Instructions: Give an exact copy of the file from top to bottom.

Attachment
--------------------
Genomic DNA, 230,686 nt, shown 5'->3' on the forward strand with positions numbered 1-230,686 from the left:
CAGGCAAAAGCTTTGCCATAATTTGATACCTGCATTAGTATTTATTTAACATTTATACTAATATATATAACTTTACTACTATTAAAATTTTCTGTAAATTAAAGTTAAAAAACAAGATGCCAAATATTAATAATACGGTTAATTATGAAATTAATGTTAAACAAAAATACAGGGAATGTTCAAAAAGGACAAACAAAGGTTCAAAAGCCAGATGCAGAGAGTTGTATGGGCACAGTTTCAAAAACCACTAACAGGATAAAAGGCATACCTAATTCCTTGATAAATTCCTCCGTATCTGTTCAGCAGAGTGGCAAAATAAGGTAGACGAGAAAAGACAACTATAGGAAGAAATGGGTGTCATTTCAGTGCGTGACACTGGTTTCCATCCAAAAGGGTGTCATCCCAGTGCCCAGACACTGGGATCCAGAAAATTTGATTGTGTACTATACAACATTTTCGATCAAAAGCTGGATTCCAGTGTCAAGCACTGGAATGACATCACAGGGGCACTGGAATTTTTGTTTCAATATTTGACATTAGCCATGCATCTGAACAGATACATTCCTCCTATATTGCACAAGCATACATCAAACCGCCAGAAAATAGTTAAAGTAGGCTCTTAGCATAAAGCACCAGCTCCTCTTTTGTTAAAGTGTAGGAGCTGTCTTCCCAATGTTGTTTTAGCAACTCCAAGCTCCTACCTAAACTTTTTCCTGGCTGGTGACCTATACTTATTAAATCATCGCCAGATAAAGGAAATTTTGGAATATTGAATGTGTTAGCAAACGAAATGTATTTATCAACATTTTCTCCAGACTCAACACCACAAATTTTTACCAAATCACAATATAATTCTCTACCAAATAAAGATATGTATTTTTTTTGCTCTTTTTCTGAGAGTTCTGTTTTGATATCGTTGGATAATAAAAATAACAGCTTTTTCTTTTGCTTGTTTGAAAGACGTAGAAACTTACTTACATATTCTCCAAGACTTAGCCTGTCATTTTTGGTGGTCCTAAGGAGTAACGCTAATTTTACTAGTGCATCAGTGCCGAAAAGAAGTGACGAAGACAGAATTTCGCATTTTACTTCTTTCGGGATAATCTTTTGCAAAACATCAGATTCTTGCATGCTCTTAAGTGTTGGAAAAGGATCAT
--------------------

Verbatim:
Genomic DNA, 230,686 nt, shown 5'->3' on the forward strand with positions numbered 1-230,686 from the left:
CAGGCAAAAGCTTTGCCATAATTTGATACCTGCATTAGTATTTATTTAACATTTATACTAATATATATAACTTTACTACTATTAAAATTTTCTGTAAATTAAAGTTAAAAAACAAGATGCCAAATATTAATAATACGGTTAATTATGAAATTAATGTTAAACAAAAATACAGGGAATGTTCAAAAAGGACAAACAAAGGTTCAAAAGCCAGATGCAGAGAGTTGTATGGGCACAGTTTCAAAAACCACTAACAGGATAAAAGGCATACCTAATTCCTTGATAAATTCCTCCGTATCTGTTCAGCAGAGTGGCAAAATAAGGTAGACGAGAAAAGACAACTATAGGAAGAAATGGGTGTCATTTCAGTGCGTGACACTGGTTTCCATCCAAAAGGGTGTCATCCCAGTGCCCAGACACTGGGATCCAGAAAATTTGATTGTGTACTATACAACATTTTCGATCAAAAGCTGGATTCCAGTGTCAAGCACTGGAATGACATCACAGGGGCACTGGAATTTTTGTTTCAATATTTGACATTAGCCATGCATCTGAACAGATACATTCCTCCTATATTGCACAAGCATACATCAAACCGCCAGAAAATAGTTAAAGTAGGCTCTTAGCATAAAGCACCAGCTCCTCTTTTGTTAAAGTGTAGGAGCTGTCTTCCCAATGTTGTTTTAGCAACTCCAAGCTCCTACCTAAACTTTTTCCTGGCTGGTGACCTATACTTATTAAATCATCGCCAGATAAAGGAAATTTTGGAATATTGAATGTGTTAGCAAACGAAATGTATTTATCAACATTTTCTCCAGACTCAACACCACAAATTTTTACCAAATCACAATATAATTCTCTACCAAATAAAGATATGTATTTTTTTTGCTCTTTTTCTGAGAGTTCTGTTTTGATATCGTTGGATAATAAAAATAACAGCTTTTTCTTTTGCTTGTTTGAAAGACGTAGAAACTTACTTACATATTCTCCAAGACTTAGCCTGTCATTTTTGGTGGTCCTAAGGAGTAACGCTAATTTTACTAGTGCATCAGTGCCGAAAAGAAGTGACGAAGACAGAATTTCGCATTTTACTTCTTTCGGGATAATCTTTTGCAAAACATCAGATTCTTGCATGCTCTTAAGTGTTGGAAAAGGATCAT